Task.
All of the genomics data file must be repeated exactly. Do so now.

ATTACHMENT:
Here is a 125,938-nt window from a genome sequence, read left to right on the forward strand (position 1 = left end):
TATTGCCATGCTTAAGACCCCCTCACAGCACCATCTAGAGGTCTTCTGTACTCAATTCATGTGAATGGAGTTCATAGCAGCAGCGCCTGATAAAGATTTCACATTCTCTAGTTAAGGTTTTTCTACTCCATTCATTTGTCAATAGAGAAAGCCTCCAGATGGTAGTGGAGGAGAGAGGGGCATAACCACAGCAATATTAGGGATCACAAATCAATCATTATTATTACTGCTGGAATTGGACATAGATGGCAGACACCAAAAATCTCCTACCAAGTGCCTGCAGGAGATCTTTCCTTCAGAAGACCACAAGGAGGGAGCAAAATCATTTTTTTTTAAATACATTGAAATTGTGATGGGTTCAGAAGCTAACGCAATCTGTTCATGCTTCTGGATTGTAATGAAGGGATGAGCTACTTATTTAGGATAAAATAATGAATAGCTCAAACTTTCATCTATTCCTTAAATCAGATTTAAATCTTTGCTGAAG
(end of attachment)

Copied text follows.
Here is a 125,938-nt window from a genome sequence, read left to right on the forward strand (position 1 = left end):
TATTGCCATGCTTAAGACCCCCTCACAGCACCATCTAGAGGTCTTCTGTACTCAATTCATGTGAATGGAGTTCATAGCAGCAGCGCCTGATAAAGATTTCACATTCTCTAGTTAAGGTTTTTCTACTCCATTCATTTGTCAATAGAGAAAGCCTCCAGATGGTAGTGGAGGAGAGAGGGGCATAACCACAGCAATATTAGGGATCACAAATCAATCATTATTATTACTGCTGGAATTGGACATAGATGGCAGACACCAAAAATCTCCTACCAAGTGCCTGCAGGAGATCTTTCCTTCAGAAGACCACAAGGAGGGAGCAAAATCATTTTTTTTTAAATACATTGAAATTGTGATGGGTTCAGAAGCTAACGCAATCTGTTCATGCTTCTGGATTGTAATGAAGGGATGAGCTACTTATTTAGGATAAAATAATGAATAGCTCAAACTTTCATCTATTCCTTAAATCAGATTTAAATCTTTGCTGAAG